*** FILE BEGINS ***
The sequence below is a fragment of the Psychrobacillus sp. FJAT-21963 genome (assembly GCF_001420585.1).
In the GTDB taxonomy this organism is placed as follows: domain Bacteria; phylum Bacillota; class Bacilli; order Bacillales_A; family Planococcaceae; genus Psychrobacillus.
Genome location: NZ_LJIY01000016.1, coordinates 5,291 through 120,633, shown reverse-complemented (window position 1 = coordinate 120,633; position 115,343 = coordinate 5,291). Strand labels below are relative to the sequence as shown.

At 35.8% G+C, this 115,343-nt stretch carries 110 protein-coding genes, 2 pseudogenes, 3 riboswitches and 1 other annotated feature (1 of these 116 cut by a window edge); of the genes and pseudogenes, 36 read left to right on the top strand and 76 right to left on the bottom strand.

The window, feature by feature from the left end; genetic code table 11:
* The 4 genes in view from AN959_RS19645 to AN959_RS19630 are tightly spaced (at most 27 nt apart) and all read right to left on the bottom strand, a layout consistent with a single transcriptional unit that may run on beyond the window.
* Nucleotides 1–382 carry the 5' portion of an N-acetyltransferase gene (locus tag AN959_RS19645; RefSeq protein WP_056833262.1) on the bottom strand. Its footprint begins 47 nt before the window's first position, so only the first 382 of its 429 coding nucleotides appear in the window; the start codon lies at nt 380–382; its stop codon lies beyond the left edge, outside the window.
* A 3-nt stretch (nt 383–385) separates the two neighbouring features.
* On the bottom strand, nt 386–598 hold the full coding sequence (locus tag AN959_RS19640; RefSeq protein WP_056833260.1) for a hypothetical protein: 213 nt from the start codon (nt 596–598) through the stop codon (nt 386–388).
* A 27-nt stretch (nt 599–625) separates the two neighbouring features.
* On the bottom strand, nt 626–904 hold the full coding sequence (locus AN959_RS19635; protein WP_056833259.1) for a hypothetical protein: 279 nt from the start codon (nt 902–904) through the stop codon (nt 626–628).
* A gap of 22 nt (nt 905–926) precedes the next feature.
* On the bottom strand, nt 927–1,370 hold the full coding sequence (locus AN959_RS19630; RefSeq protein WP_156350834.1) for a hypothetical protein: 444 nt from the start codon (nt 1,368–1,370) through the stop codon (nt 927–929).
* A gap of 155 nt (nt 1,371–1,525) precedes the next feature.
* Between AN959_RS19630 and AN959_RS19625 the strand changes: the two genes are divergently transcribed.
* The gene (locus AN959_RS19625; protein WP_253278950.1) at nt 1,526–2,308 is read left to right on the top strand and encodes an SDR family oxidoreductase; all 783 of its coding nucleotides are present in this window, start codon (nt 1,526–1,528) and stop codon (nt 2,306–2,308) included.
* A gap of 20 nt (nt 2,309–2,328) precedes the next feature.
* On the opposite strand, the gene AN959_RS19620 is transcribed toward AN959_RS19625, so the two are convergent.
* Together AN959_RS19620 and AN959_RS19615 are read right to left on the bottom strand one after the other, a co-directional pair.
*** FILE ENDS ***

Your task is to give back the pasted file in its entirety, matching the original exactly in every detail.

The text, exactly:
The sequence below is a fragment of the Psychrobacillus sp. FJAT-21963 genome (assembly GCF_001420585.1).
In the GTDB taxonomy this organism is placed as follows: domain Bacteria; phylum Bacillota; class Bacilli; order Bacillales_A; family Planococcaceae; genus Psychrobacillus.
Genome location: NZ_LJIY01000016.1, coordinates 5,291 through 120,633, shown reverse-complemented (window position 1 = coordinate 120,633; position 115,343 = coordinate 5,291). Strand labels below are relative to the sequence as shown.

At 35.8% G+C, this 115,343-nt stretch carries 110 protein-coding genes, 2 pseudogenes, 3 riboswitches and 1 other annotated feature (1 of these 116 cut by a window edge); of the genes and pseudogenes, 36 read left to right on the top strand and 76 right to left on the bottom strand.

The window, feature by feature from the left end; genetic code table 11:
* The 4 genes in view from AN959_RS19645 to AN959_RS19630 are tightly spaced (at most 27 nt apart) and all read right to left on the bottom strand, a layout consistent with a single transcriptional unit that may run on beyond the window.
* Nucleotides 1–382 carry the 5' portion of an N-acetyltransferase gene (locus tag AN959_RS19645; RefSeq protein WP_056833262.1) on the bottom strand. Its footprint begins 47 nt before the window's first position, so only the first 382 of its 429 coding nucleotides appear in the window; the start codon lies at nt 380–382; its stop codon lies beyond the left edge, outside the window.
* A 3-nt stretch (nt 383–385) separates the two neighbouring features.
* On the bottom strand, nt 386–598 hold the full coding sequence (locus tag AN959_RS19640; RefSeq protein WP_056833260.1) for a hypothetical protein: 213 nt from the start codon (nt 596–598) through the stop codon (nt 386–388).
* A 27-nt stretch (nt 599–625) separates the two neighbouring features.
* On the bottom strand, nt 626–904 hold the full coding sequence (locus AN959_RS19635; protein WP_056833259.1) for a hypothetical protein: 279 nt from the start codon (nt 902–904) through the stop codon (nt 626–628).
* A gap of 22 nt (nt 905–926) precedes the next feature.
* On the bottom strand, nt 927–1,370 hold the full coding sequence (locus AN959_RS19630; RefSeq protein WP_156350834.1) for a hypothetical protein: 444 nt from the start codon (nt 1,368–1,370) through the stop codon (nt 927–929).
* A gap of 155 nt (nt 1,371–1,525) precedes the next feature.
* Between AN959_RS19630 and AN959_RS19625 the strand changes: the two genes are divergently transcribed.
* The gene (locus AN959_RS19625; protein WP_253278950.1) at nt 1,526–2,308 is read left to right on the top strand and encodes an SDR family oxidoreductase; all 783 of its coding nucleotides are present in this window, start codon (nt 1,526–1,528) and stop codon (nt 2,306–2,308) included.
* A gap of 20 nt (nt 2,309–2,328) precedes the next feature.
* On the opposite strand, the gene AN959_RS19620 is transcribed toward AN959_RS19625, so the two are convergent.
* Together AN959_RS19620 and AN959_RS19615 are read right to left on the bottom strand one after the other, a co-directional pair.